• Cost control is a quick process by nature, while cost reduction is a more permanent process.

  • The cost control process ends when the required target is met. On the other hand, the cost reduction process is a continuous process which does not end after a certain time. It is primarily focused on eliminating unnecessary costs.

  • Cost control does not provide any promises regarding maintaining the quality of the products, but cost reduction does not affect the quality of the product even slightly.

  • The cost control process is more of a function to prevent the cost before their occurrence while the cost reduction process is more of a function used to resurrect the expenses.

Thus cost control and reduction are an essential part of any organisation willing to boost their profits.

Did You Know?

The meaning of cost of control is to identify and reduce the expenses in business to maximise profit. It is a useful factor in maintaining and growing the earnings of the company. The budgeting process helps massively in this regard as the actual results of the company are compared with the budget. If the actual costs are more than what planned, then the company needs to take action.

Solved Examples

1. Cost Measure is What Kind of Control?

  1. Corrective

  2. Preventive

  3. Both

  4. None of the above

Ans: (b) Preventive

2. Which Type of Control Process Does Not Affect the Quality of the Products?

  1. Cost control

  2. Cost reduction

  3. Cost-cutting

  4. None of the above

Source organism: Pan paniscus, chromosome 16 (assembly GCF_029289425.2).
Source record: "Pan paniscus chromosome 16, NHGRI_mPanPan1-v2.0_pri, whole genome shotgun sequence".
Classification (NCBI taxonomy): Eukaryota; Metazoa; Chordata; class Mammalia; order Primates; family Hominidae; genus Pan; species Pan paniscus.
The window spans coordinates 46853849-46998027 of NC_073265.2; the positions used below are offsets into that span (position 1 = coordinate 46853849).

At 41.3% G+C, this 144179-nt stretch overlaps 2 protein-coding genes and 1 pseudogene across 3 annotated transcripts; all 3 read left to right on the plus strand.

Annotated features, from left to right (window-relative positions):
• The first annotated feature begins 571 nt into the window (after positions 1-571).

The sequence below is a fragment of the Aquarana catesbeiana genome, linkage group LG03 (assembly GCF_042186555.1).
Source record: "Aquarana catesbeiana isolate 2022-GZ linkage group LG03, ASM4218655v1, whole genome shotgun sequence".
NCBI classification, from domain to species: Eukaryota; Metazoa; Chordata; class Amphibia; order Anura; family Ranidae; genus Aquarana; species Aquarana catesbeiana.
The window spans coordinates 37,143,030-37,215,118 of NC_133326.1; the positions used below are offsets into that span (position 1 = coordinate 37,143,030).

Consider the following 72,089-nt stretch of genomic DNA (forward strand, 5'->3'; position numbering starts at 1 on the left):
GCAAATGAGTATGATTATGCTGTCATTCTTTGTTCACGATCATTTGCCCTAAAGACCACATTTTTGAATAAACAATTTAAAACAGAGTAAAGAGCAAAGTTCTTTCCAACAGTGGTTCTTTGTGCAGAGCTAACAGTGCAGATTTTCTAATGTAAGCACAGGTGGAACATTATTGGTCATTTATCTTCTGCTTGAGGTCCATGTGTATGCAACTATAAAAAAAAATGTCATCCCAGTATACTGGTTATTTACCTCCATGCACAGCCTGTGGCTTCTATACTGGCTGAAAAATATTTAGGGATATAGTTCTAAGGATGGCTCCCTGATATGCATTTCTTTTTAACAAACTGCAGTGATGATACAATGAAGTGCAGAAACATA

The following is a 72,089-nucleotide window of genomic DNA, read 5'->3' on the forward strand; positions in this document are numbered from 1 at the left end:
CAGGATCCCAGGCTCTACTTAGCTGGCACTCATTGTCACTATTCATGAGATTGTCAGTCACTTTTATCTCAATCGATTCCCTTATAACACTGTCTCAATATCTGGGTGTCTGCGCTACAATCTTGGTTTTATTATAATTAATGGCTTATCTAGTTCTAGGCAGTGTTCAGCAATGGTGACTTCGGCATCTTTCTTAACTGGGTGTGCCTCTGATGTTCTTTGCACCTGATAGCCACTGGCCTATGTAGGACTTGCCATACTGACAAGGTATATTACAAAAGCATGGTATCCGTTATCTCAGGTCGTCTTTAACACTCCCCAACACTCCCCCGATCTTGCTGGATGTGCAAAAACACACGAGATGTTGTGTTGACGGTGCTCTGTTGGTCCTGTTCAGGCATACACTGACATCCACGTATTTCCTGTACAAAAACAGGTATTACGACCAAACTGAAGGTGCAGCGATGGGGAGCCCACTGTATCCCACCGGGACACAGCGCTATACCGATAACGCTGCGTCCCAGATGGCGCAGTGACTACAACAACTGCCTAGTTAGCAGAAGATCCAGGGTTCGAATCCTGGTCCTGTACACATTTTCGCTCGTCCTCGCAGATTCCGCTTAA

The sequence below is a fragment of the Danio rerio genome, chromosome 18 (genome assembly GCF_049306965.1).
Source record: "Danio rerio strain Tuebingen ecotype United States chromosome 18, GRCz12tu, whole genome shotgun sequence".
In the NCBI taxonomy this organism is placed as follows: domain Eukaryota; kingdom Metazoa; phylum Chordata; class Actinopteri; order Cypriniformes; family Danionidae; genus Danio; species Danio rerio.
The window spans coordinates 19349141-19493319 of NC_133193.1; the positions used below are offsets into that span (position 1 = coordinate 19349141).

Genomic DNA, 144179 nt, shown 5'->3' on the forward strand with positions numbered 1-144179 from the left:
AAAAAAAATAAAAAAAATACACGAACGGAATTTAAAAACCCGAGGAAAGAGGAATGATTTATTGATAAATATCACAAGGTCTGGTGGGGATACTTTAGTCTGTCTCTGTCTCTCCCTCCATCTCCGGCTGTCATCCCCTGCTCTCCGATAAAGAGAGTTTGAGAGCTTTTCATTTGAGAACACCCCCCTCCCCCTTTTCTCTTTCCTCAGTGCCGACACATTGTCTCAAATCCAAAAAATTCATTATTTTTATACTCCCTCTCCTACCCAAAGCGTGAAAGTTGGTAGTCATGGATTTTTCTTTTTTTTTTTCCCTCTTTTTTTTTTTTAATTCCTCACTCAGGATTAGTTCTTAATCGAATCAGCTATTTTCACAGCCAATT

Ans:  (b) Cost reduction 

FAQs (Frequently Asked Questions)

Q1. What are the Areas Related to the Process of Cost Reduction?

Ans: To define cost reduction, one refers to reducing the unit cost of a product or service without harming its quality. The areas of cost reduction process include:

  • The most important area of the cost reduction process is the design of the products that are being produced. The easiest way of reducing costs is by making the product simpler and making it more standard. When such a design of the production gets the nod of approval, the production process undergoes certain arrangements. Thus reduce costs meaning that firms have limited choices available to them.

  • The organisation of the factory layouts where the products are being made and the methods are undertaken.

  • Marketing is another area where the costs of selling, distribution, distribution channels or transportation can be reduced.

Q2. What is Cost-cutting?

Ans: The cost-cutting definition refers to the processes implemented by various firms to cut their expenses and boost their profit margins. Such steps are taken by companies when they face an economic downturn or during periods of the financial crisis. 

It is important for the company to have a cost-cutting strategy in place to carry out the process effectively. Most classify the costs into good, bad and best costs and the aim is to maximise the best costs and eliminate bad costs. This is a process which is more concerned with optimising the costs rather than cutting them off altogether.

However, they have their fair share of risks as overcutting costs could lead to an increase in demand at a position, thus incurring more costs.